Former Pakistani fast bowler Sarfraz Nawaz has given the West Indies fast bowlers the thumb's up for their performance to date in the 2019 ICC World Cup in England.
The Windies fast men humbled Pakistan for just 105 runs in their opening encounter at Trent Bridge before the batsmen romped to a seven-wicket victory. They then reduced defending champions Australia to 78 for five with brutal pace bowling, before they recovered to score 288 and bowled the Windies out 15 runs short of that total.
In an exclusive interview with Guardian Media, Nawaz said he was pleased with the Windies bowlers' mindset thus far.
"The West Indies bowlers are pretty sharp and I like their work so far. They have really created a stir at this World Cup and if they can just continue to be consistent they will reach very far in this tournament," Nawaz said.
He added, "The way they bowled gave us a look at the past. I liked their use of the short ball and if they continue like this they would give a lot of problems to many batsmen in this tournament.
"The use of the short ball is good and a surprise element. They must know how the use it though and don't become too predictable. What I like is that there are a number of fast bowlers in the West Indies team that are coming through now and bowling at a good pace. Good pace can unruffle any batsman and we have seen that here."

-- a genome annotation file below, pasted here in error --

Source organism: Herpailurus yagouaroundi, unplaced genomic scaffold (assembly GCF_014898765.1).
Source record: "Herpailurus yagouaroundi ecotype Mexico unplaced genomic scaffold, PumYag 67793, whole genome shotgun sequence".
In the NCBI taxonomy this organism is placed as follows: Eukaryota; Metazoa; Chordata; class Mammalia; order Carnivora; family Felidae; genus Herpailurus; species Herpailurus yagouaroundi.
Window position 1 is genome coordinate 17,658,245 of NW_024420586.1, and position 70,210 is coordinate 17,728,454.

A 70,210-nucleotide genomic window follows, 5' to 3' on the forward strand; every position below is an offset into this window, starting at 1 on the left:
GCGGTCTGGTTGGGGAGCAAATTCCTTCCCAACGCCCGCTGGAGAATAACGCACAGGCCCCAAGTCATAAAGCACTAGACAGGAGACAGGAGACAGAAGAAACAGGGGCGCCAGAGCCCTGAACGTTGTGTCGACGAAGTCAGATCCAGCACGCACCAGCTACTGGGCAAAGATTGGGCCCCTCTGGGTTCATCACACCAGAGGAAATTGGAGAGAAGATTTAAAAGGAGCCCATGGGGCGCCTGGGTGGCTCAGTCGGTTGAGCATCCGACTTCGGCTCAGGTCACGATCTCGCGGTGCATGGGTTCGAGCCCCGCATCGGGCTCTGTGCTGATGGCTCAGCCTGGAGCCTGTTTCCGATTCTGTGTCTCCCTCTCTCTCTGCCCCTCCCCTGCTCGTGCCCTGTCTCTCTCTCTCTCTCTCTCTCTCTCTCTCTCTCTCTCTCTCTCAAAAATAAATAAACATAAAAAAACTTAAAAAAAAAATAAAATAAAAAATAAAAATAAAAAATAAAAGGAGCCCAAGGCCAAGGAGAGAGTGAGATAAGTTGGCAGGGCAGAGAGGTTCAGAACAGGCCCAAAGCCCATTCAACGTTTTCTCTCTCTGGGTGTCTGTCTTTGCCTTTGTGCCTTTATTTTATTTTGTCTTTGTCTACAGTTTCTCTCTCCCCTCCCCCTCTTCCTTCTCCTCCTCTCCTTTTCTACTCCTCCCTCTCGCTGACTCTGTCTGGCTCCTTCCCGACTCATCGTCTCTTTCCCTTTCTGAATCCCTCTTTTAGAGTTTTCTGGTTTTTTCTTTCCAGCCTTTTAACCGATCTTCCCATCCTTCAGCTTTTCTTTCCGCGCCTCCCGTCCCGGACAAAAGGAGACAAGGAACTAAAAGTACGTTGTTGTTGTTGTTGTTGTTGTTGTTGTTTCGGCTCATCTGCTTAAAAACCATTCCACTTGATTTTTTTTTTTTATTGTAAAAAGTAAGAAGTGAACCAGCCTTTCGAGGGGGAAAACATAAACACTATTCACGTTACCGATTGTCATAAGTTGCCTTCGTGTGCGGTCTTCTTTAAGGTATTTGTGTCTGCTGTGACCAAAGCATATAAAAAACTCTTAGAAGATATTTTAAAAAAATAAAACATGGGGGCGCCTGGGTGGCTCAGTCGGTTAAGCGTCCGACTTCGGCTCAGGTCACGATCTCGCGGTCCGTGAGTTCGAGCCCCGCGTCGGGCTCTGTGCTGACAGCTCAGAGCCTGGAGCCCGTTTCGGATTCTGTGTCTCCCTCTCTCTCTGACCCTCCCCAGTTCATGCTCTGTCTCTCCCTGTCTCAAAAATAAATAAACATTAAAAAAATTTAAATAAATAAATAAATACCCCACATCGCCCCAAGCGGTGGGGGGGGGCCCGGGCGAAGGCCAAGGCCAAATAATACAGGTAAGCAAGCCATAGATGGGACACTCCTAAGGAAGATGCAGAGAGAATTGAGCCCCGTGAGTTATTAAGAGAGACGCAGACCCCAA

Nawaz played 55 Test matches for Pakistan, taking 177 wickets at an average of 32.75. He had best bowling figures of nine wickets for 86 runs against Australia during the series in 1978/79 and also took 63 wickets in ODIs at 23.22.
Speaking of his battles with the West Indies in the past, Nawaz, now 70 years, said he enjoyed them and has remained good friends with a number of the former players.
"I thought that Gordon Greenidge was the most difficult of the batsmen to dismiss. He had a brilliant technique and battles with him was always difficult. I, however, enjoyed the company of Viv Richards and we have remained friends to this day," he recalled.
Nawaz has been back and forth between England and Pakistan as his children are studying in England.